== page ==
It doesn’t matter if the floors in a building are shiny, the glass surfaces sparkle, and the furniture gleams; if there are unpleasant, strong or foul odors, occupants will feel that your cleaning company is not doing its job. A building’s occupants not only expect shiny floors and furniture wiped free of dust, they also want their buildings to smell “clean”. The cleaning program you use for your buildings not only has to include daily cleaning, but also removing odor causing soil and leaving behind a light and fresh scent.
Before wading through hundreds of air fresheners and deodorizes on your janitorial supplier’s shelves, make sure you’ve thoroughly cleaned the building. This is the first step as it will remove bacteria that can cause odors. There are a couple of key areas that bacteria can really take hold — kitchens and restrooms. Effectively cleaning countertops, sinks and appliances can go a long way towards destroying odor causing bacteria.
Restrooms can have many problems that lead to the growth of odors. By starting with a product that contains a hospital grade disinfectant you take the first step to curbing the growth of bacteria that can lead to unpleasant smells. Cleaning products themselves can contain fragrances that many people may find offensive. Stick with products that have no scent or have just a slight fragrance.
Something else to keep in mind is how you use your cleaning supplies. If you are using rags or cotton cloths for wiping this can make any existing odor problem worse. If you do not wash your cleaning cloths between uses they can spread odor causing germs from one area to another. Think of switching to color-coded microfiber cloths or disposable paper towels to prevent cross-contamination. And then be sure to clean the microfiber cloths daily.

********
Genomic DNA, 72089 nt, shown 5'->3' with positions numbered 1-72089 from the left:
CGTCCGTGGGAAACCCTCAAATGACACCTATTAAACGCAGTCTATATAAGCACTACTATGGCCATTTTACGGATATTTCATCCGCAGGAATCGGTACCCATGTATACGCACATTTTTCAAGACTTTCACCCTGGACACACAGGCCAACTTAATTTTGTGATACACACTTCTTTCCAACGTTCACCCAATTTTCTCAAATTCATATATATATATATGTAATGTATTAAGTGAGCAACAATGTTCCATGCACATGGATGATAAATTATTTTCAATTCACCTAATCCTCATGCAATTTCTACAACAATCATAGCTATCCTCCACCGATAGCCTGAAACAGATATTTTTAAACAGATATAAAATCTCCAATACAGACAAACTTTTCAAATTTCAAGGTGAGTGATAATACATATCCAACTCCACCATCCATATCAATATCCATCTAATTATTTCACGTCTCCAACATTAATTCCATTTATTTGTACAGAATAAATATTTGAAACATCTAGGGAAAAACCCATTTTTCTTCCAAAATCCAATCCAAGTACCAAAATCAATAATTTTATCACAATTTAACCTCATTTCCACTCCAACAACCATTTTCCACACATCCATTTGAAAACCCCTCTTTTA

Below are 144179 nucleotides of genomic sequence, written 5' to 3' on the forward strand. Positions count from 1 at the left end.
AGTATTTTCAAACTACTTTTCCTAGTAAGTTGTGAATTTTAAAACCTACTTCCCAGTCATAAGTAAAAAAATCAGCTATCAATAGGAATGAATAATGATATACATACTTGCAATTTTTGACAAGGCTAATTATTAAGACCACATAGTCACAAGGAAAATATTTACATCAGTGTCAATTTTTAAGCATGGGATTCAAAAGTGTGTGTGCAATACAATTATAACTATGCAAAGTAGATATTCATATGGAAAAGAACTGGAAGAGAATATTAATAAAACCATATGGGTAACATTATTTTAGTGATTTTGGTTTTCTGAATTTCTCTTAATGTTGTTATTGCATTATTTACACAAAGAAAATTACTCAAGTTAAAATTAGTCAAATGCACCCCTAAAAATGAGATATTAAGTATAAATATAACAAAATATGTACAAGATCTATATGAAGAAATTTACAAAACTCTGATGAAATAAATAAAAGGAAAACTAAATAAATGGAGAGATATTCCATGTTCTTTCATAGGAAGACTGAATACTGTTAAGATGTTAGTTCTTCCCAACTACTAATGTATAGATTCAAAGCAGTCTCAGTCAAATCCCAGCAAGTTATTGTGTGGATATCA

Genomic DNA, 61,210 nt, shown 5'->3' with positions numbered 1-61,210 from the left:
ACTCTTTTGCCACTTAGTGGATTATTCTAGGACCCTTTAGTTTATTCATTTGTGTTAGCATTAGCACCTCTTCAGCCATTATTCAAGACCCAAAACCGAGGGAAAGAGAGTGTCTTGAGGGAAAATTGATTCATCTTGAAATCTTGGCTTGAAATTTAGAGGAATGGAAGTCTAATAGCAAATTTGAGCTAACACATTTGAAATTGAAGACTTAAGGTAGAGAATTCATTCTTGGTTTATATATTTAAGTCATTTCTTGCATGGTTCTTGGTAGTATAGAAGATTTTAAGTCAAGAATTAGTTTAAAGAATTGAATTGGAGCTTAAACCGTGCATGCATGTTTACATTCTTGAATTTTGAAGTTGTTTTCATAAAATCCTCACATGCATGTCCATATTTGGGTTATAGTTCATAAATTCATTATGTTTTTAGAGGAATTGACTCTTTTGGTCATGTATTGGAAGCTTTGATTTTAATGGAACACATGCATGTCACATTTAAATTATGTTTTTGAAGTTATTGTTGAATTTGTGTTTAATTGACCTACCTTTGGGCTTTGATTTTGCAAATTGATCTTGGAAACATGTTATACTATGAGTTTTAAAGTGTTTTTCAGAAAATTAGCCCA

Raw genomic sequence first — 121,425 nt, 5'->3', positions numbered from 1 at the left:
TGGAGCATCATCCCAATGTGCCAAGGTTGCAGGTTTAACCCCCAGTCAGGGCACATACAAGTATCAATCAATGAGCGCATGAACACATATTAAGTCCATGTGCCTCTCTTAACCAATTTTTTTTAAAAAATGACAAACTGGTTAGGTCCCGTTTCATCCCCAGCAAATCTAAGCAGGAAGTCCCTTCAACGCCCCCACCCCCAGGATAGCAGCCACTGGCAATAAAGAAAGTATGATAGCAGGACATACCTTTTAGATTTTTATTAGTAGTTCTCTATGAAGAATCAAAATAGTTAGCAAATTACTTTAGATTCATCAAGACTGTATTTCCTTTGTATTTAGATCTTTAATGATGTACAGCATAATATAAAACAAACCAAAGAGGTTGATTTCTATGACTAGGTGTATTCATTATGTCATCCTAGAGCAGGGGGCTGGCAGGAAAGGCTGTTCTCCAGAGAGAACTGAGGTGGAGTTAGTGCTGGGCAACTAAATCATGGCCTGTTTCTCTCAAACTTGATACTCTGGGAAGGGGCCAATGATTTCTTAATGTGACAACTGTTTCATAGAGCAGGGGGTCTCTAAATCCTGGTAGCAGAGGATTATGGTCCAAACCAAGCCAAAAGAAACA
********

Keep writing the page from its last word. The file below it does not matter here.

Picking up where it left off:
Follow these steps before setting up an air freshening system in your building:
* Make sure that you and your staff use the correct cleaning products for the task at hand, and make sure that you are using the products according to manufacturer’s instructions. For example, are you properly cleaning the grout in kitchens and restrooms? Ground in soil and other contaminants can become a breeding ground for odor causing bacteria.
* Is there enough ventilation? Stale air can cause unpleasant and offensive odors. If the building and especially the kitchen and restroom areas are not adequately ventilated, you may have to prop open doors when cleaning.
* Is there a deep cleaning program in place for the building? The faster you clean spills and debris, the less chance odor causing bacteria has to grow and multiply.
* Are you using products and cleaning procedures that make the odor problem worse? Almost every cleaning product has its own fragrance. Make sure that your all-purpose cleaner, bowl cleaner, disinfectant and other products have one consistent scent. This is best accomplished by using one product line from a particular manufacturer.
Once you’ve thoroughly cleaned the building, work with the building’s owner to decide on the most effective air freshening system. Aerosol fresheners are commonly used, although many add fragrances that merely mask odors rather than remove them. Consider using a system that provides odor neutralization and emits a light mist over time. Look for products containing properties that latch onto and then remove odor molecules as opposed to just spraying a fragrance to cover up odors. When properly used, these products can even remove odors caused by smoke, mold and mildew.
Keeping a building fresh and “clean” smelling will go a long way towards giving the overall perception that the building is clean. Fighting odors begins with a comprehensive cleaning program and not taking any shortcuts. And including an effective air freshener or air neutralizing system at the end of your cleaning process will help to make sure the building’s owner won’t be calling and asking you, “what’s that smell?”
Copyright (c) 2007 The Janitorial Store